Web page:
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Response of foraging group members to sentinel calls in suricates, Suricata suricatta.


Manser, M B (1999). Response of foraging group members to sentinel calls in suricates, Suricata suricatta. Proceedings of the Royal Society B: Biological Sciences, 266(1423):1013-1019.

Abstract

In the suricate (Suricata suricatta), a cooperatively breeding mongoose, one individual typically watches out for predators while the rest of the group is foraging. Most of the time these sentinels announce their guarding duty with special vocalizations. The response of foraging group members to these calls was investigated by analysing observational data, and by performing playback experiments. The use of special calls by sentinels, and the responses of the foraging group members to them, suggest that the coordination of vigilance is strongly in£uenced by vocal communication. Sentinel calls decreased the time spent alert
by the foraging group members. Other group members were less likely to go on guard when a sentinel was vocalizing. Both the proportion of time during which guards overlapped, and the proportion of time
the group was unprotected without a guard, decreased when sentinels announced their duty, due to better coordination of the rotation of sentinels. Suricates, however, do not appear to use sentinel calls to mediate a strict rotation of guarding duty.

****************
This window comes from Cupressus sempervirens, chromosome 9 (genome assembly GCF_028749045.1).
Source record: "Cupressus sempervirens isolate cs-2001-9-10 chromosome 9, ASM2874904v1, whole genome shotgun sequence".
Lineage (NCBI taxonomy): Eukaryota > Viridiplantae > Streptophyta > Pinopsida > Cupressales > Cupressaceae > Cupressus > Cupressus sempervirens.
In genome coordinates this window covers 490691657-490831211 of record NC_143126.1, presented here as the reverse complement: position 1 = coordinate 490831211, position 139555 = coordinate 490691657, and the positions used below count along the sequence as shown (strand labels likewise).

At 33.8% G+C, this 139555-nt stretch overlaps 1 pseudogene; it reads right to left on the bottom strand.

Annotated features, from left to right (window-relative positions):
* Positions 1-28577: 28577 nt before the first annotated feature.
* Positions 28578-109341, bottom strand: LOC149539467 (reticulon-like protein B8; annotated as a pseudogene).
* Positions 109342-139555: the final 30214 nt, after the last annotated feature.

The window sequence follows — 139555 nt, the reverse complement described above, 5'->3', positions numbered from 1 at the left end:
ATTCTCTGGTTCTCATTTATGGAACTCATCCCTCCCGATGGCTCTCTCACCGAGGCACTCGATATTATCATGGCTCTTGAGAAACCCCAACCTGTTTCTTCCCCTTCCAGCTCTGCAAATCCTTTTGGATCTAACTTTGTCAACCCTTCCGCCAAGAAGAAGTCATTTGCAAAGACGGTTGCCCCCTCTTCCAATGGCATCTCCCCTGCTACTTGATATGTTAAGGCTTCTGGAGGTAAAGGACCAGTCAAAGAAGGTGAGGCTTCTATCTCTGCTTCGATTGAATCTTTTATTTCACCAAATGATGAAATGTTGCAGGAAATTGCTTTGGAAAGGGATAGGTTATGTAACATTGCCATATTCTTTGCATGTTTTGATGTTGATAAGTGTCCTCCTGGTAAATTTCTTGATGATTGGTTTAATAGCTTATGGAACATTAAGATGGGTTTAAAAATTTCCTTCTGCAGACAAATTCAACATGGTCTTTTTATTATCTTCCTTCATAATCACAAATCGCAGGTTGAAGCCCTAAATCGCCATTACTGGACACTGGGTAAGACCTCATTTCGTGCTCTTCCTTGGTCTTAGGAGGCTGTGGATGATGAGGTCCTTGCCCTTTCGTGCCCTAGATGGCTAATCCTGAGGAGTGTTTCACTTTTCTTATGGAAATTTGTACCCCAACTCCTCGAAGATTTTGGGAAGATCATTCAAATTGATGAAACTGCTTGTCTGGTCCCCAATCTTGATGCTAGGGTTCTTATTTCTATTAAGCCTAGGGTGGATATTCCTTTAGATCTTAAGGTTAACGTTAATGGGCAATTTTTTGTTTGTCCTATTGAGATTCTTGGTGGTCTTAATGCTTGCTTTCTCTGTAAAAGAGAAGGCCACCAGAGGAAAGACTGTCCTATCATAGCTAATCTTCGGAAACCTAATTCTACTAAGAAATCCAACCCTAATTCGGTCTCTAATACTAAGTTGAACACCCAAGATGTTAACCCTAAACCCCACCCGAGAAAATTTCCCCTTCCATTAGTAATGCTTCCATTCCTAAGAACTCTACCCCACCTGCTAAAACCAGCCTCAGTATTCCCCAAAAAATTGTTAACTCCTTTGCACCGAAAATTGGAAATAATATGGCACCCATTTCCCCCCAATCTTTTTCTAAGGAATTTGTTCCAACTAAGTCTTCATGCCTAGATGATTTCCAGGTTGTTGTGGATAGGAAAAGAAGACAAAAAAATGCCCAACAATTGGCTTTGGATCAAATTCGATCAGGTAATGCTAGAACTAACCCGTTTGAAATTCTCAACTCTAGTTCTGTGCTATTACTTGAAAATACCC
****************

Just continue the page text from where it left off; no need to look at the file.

In the suricate (Suricata suricatta), a cooperatively breeding mongoose, one individual typically watches out for predators while the rest of the group is foraging. Most of the time these sentinels announce their guarding duty with special vocalizations. The response of foraging group members to these calls was investigated by analysing observational data, and by performing playback experiments. The use of special calls by sentinels, and the responses of the foraging group members to them, suggest that the coordination of vigilance is strongly in£uenced by vocal communication. Sentinel calls decreased the time spent alert
by the foraging group members. Other group members were less likely to go on guard when a sentinel was vocalizing. Both the proportion of time during which guards overlapped, and the proportion of time
the group was unprotected without a guard, decreased when sentinels announced their duty, due to better coordination of the rotation of sentinels. Suricates, however, do not appear to use sentinel calls to mediate a strict rotation of guarding duty.

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Additional indexing

Item Type:Journal Article, refereed, original work
Communities & Collections:07 Faculty of Science > Institute of Evolutionary Biology and Environmental Studies
Dewey Decimal Classification:570 Life sciences; biology
590 Animals (Zoology)
Language:English
Date:1999
Deposited On:11 Feb 2008 12:15
Last Modified:05 Apr 2016 12:14
Publisher:Royal Society of London
ISSN:0962-8452
Free access at:Publisher DOI. An embargo period may apply.
Publisher DOI:10.1098/rspb.1999.0737
Related URLs:http://www.jstor.org/stable/51201

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